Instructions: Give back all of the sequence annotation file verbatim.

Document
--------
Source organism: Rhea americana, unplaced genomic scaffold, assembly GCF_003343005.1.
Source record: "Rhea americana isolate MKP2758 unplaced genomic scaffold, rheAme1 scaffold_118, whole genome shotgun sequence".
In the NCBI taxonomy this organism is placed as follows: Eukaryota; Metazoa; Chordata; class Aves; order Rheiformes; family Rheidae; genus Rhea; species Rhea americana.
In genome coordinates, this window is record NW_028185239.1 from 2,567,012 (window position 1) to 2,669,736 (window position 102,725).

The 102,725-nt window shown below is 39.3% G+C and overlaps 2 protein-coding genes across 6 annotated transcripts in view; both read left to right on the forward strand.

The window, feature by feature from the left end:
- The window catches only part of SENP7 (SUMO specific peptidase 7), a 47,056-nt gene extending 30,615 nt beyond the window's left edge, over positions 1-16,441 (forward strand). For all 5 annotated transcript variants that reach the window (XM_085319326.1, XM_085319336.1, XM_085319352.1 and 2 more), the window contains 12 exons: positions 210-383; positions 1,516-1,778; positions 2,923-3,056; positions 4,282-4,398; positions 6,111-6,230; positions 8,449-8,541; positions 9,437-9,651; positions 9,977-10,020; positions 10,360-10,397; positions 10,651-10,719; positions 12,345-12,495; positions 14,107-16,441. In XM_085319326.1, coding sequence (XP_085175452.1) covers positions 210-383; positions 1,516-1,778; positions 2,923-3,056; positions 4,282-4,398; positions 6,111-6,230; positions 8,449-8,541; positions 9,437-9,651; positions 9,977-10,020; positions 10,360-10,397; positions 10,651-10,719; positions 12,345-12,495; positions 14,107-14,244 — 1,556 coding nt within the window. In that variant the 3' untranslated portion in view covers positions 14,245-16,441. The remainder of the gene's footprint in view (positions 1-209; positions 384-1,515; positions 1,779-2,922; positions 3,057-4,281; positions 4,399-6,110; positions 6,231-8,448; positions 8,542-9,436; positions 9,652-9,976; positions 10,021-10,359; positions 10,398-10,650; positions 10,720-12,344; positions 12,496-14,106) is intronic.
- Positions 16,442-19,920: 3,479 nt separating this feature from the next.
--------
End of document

Source organism: Rhea americana, unplaced genomic scaffold, assembly GCF_003343005.1.
Source record: "Rhea americana isolate MKP2758 unplaced genomic scaffold, rheAme1 scaffold_118, whole genome shotgun sequence".
In the NCBI taxonomy this organism is placed as follows: Eukaryota; Metazoa; Chordata; class Aves; order Rheiformes; family Rheidae; genus Rhea; species Rhea americana.
In genome coordinates, this window is record NW_028185239.1 from 2,567,012 (window position 1) to 2,669,736 (window position 102,725).

The 102,725-nt window shown below is 39.3% G+C and overlaps 2 protein-coding genes across 6 annotated transcripts in view; both read left to right on the forward strand.

The window, feature by feature from the left end:
- The window catches only part of SENP7 (SUMO specific peptidase 7), a 47,056-nt gene extending 30,615 nt beyond the window's left edge, over positions 1-16,441 (forward strand). For all 5 annotated transcript variants that reach the window (XM_085319326.1, XM_085319336.1, XM_085319352.1 and 2 more), the window contains 12 exons: positions 210-383; positions 1,516-1,778; positions 2,923-3,056; positions 4,282-4,398; positions 6,111-6,230; positions 8,449-8,541; positions 9,437-9,651; positions 9,977-10,020; positions 10,360-10,397; positions 10,651-10,719; positions 12,345-12,495; positions 14,107-16,441. In XM_085319326.1, coding sequence (XP_085175452.1) covers positions 210-383; positions 1,516-1,778; positions 2,923-3,056; positions 4,282-4,398; positions 6,111-6,230; positions 8,449-8,541; positions 9,437-9,651; positions 9,977-10,020; positions 10,360-10,397; positions 10,651-10,719; positions 12,345-12,495; positions 14,107-14,244 — 1,556 coding nt within the window. In that variant the 3' untranslated portion in view covers positions 14,245-16,441. The remainder of the gene's footprint in view (positions 1-209; positions 384-1,515; positions 1,779-2,922; positions 3,057-4,281; positions 4,399-6,110; positions 6,231-8,448; positions 8,542-9,436; positions 9,652-9,976; positions 10,021-10,359; positions 10,398-10,650; positions 10,720-12,344; positions 12,496-14,106) is intronic.
- Positions 16,442-19,920: 3,479 nt separating this feature from the next.